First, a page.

THUNDER BAY – Those hoping to see passenger rail service return to northwestern Ontario may not take much comfort in a new report on the topic from the Northern Policy Institute (NPI), which all but rules out the possibility in the near future.
Along with that disappointment, however, NPI president Charles Cirtwill says there are signs of hope and some good news about regional transit.
The report, called The Thin Case for Passenger Rail in Ontario’s Northern Regions, suggests the region’s population is simply too small to support passenger rail as a viable option.
“The basic answer came back that for regularly-scheduled service between the kind of communities we have, subsidized buses are probably the best choice,” Cirtwill said.
Cirtwill praised the Ontario government for having already moved in that direction, having recently reinstituted regular bus service between Thunder Bay and both southern Ontario and Winnipeg through the publicly-funded Ontario Northland.
The report questions the assumption that passenger rail would necessarily be a greener alternative than buses in such a sparsely-populated region, saying the claim relies on high passenger volumes.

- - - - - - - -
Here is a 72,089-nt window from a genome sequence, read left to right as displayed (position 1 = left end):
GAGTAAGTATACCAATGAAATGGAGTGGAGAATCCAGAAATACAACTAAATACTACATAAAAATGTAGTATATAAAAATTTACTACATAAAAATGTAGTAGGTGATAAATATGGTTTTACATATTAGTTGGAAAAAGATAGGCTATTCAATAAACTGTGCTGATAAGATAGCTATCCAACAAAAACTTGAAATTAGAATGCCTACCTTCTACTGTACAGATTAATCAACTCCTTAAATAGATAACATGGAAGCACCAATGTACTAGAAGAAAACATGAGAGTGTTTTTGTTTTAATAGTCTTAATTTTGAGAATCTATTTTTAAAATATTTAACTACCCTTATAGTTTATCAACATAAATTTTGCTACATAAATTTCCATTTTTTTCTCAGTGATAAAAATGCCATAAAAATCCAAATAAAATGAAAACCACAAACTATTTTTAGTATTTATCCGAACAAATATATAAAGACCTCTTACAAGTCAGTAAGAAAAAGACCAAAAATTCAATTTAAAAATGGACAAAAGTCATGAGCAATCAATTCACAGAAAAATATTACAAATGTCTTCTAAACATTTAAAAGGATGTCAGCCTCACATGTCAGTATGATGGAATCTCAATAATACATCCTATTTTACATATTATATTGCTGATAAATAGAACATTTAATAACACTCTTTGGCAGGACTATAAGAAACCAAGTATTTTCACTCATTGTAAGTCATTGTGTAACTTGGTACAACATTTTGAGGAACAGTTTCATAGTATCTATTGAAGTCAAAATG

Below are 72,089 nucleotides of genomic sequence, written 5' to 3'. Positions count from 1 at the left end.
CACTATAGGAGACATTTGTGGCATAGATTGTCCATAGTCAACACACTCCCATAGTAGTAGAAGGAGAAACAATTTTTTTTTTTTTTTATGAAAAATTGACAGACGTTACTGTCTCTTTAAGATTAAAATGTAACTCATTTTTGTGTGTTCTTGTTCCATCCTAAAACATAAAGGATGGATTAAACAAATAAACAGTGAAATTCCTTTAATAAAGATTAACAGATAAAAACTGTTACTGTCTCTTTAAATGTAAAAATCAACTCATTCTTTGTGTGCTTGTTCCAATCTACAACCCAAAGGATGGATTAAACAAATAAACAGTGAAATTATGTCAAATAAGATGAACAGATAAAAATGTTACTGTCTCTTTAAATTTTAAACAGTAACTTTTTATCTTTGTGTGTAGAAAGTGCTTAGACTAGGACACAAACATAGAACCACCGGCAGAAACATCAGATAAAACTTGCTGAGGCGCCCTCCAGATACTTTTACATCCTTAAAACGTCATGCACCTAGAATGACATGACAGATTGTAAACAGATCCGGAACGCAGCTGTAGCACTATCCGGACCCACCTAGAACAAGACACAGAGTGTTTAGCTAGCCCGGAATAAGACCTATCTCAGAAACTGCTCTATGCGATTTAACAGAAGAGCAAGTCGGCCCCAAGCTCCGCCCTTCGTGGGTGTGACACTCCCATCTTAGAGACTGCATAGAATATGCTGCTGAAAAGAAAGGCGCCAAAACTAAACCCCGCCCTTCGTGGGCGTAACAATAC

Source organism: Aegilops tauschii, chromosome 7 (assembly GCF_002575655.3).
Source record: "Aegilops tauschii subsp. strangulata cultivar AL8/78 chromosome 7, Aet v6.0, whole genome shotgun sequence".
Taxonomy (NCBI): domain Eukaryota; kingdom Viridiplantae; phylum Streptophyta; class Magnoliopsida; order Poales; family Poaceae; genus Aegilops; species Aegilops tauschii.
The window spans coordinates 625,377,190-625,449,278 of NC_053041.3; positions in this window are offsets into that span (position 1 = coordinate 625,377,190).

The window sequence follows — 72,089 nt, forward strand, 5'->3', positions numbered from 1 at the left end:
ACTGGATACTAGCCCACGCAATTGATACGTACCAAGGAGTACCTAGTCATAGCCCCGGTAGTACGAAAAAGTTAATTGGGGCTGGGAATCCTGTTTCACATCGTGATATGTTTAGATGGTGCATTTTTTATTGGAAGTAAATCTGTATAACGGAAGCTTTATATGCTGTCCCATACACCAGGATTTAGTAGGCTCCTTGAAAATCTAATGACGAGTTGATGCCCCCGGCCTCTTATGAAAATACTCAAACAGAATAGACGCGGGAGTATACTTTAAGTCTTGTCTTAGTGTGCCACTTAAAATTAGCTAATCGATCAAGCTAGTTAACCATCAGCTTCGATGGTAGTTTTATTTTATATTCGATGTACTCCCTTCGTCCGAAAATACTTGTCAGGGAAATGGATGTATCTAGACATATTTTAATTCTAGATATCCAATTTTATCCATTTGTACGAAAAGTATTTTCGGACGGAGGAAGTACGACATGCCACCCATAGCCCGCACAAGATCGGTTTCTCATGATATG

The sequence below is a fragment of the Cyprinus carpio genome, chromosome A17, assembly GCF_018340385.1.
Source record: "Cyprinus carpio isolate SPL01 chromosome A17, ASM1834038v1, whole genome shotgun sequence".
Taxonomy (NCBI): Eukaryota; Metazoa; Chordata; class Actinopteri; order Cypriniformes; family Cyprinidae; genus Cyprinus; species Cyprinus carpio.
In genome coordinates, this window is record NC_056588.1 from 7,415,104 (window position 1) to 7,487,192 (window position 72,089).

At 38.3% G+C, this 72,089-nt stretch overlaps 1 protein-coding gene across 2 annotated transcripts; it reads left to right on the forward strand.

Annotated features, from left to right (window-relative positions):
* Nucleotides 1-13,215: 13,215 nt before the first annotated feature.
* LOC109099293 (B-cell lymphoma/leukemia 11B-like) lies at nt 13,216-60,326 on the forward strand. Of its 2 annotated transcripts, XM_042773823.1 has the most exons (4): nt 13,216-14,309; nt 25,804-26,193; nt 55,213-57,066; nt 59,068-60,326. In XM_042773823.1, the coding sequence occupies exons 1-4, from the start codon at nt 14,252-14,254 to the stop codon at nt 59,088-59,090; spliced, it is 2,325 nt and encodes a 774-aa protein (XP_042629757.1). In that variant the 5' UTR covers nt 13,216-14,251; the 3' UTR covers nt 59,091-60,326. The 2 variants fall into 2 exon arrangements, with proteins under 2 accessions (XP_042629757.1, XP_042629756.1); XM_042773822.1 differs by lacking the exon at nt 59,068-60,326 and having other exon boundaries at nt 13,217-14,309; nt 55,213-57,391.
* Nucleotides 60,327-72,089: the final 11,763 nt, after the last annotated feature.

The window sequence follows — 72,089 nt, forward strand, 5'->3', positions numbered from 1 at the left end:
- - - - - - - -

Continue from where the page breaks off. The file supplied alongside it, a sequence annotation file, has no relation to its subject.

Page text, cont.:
“Endeavours to build a more environmentally responsible Northern Ontario transportation infrastructure through the increased use of passenger rail in that thin market likely will fall short,” it states.
In some northern Ontario contexts, however, the report suggests rail could be worth considering. That includes short-line rail geared toward tourism, and passenger service connecting First Nations to the province’s transportation network.
“We still have lots of communities that are not connected at all to the grid,” said Cirtwill. “We’ve got a lot of rural and remote communities [relying] on winter roads that have shorter and shorter availability because of climate change.”
Rail connections to the Ring of Fire could provide some possibilities for passenger rail connections for area First Nations, Cirtwill suggested.
While he saw more possibilities for passenger rail in the northeast, Cirtwill considered it unlikely in the northwest until and unless the region sees significant population growth.
He suggested advocates would be better served in the meantime by looking to strengthen bus service, and the possibility of connecting it with short-line rail. One place to start on the latter could be gauging interest in a Winnipeg-Kenora line focused on tourism, he said.